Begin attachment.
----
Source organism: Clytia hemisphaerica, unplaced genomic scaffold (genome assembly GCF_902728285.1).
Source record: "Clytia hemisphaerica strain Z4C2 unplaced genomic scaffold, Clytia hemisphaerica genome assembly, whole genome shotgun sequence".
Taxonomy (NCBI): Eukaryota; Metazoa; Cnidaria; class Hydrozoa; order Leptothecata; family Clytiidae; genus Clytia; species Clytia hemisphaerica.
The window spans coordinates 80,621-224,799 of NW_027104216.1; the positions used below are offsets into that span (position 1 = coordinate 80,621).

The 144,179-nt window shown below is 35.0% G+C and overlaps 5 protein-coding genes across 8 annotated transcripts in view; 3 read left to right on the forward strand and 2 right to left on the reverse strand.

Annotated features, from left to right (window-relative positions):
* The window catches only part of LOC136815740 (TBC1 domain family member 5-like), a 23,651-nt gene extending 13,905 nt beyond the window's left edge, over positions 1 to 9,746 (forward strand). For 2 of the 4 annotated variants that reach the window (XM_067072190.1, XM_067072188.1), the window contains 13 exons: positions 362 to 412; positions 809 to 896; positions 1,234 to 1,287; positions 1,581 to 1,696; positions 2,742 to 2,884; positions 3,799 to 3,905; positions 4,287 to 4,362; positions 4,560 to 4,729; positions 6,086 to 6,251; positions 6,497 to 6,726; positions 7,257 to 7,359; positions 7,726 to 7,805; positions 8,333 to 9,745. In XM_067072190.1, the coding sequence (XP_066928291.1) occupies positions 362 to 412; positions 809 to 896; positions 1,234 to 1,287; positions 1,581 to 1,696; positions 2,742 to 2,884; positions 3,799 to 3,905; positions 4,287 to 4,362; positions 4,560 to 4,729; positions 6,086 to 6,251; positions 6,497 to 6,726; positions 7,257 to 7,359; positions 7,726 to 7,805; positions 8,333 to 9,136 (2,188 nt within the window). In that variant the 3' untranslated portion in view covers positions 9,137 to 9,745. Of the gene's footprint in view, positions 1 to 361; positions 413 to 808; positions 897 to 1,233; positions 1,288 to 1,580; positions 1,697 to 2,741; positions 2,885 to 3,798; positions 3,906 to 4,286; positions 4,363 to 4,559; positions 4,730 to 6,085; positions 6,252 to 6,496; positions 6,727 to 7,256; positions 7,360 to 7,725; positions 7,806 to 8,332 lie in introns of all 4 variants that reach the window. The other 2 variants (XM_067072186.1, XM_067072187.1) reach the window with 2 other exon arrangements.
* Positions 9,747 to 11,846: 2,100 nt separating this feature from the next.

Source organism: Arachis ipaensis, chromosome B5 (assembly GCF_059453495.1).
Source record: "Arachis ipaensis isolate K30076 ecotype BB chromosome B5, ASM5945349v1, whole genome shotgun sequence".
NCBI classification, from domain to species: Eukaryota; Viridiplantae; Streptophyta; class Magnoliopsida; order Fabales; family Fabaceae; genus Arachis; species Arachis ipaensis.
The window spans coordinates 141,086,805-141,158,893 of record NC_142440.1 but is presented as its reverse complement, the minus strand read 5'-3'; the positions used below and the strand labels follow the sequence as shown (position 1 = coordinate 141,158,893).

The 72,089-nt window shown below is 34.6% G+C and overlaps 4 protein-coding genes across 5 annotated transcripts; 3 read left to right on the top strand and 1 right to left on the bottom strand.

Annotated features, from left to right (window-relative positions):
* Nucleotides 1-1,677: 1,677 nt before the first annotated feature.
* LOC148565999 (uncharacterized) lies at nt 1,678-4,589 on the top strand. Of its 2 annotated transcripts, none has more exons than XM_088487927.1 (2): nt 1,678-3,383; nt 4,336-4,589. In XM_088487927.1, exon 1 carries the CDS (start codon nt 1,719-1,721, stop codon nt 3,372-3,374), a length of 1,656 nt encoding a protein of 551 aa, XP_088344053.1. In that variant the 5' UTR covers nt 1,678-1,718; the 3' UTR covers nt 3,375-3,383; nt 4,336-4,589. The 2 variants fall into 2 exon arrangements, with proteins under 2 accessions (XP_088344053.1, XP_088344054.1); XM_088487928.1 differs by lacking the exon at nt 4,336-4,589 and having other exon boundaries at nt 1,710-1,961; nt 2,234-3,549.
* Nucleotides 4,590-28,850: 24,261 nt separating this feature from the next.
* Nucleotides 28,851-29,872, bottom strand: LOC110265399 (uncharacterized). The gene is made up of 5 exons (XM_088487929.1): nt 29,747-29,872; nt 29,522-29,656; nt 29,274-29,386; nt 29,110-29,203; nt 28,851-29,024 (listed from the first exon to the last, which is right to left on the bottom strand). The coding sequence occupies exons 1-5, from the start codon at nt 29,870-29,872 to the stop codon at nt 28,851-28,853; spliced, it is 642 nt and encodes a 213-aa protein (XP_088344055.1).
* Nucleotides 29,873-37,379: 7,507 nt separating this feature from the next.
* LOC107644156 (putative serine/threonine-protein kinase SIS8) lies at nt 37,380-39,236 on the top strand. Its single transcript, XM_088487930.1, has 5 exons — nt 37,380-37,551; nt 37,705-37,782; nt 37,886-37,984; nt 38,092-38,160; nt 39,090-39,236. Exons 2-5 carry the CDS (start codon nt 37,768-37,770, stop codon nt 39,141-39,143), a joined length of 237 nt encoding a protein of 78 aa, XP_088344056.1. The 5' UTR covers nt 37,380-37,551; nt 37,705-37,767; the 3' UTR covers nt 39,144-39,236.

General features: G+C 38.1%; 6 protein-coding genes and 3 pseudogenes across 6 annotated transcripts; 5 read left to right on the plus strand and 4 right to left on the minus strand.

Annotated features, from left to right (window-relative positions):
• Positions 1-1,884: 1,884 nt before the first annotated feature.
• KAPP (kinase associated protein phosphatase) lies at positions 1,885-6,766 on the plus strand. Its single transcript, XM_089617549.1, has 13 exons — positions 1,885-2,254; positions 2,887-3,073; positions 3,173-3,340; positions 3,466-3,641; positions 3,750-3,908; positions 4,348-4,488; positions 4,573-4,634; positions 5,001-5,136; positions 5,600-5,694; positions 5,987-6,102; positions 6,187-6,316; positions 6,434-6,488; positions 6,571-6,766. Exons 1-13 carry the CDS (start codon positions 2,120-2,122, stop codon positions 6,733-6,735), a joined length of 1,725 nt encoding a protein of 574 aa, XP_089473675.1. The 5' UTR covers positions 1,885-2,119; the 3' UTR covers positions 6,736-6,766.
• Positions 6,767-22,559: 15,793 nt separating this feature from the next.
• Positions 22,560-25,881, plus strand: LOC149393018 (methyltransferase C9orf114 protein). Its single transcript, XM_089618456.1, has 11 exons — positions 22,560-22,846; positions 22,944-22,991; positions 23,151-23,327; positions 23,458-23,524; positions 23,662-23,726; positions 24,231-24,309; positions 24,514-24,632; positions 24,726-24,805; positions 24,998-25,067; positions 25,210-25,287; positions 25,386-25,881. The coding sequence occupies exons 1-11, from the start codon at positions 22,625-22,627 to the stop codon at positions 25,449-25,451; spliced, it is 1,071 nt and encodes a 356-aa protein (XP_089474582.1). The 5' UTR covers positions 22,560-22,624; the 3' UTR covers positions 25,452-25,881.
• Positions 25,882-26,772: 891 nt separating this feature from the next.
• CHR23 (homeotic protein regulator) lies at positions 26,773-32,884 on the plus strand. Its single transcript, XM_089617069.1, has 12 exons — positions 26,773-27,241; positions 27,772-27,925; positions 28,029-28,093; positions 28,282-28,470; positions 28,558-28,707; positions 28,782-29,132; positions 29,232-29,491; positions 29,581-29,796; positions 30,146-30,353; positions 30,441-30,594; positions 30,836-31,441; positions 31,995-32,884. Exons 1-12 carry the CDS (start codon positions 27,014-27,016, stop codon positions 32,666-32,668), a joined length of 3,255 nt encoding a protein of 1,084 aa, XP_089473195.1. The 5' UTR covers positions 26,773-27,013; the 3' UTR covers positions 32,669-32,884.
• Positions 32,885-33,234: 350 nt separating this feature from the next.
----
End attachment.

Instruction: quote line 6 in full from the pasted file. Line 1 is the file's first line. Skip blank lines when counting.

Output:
Annotated features, from left to right (window-relative positions):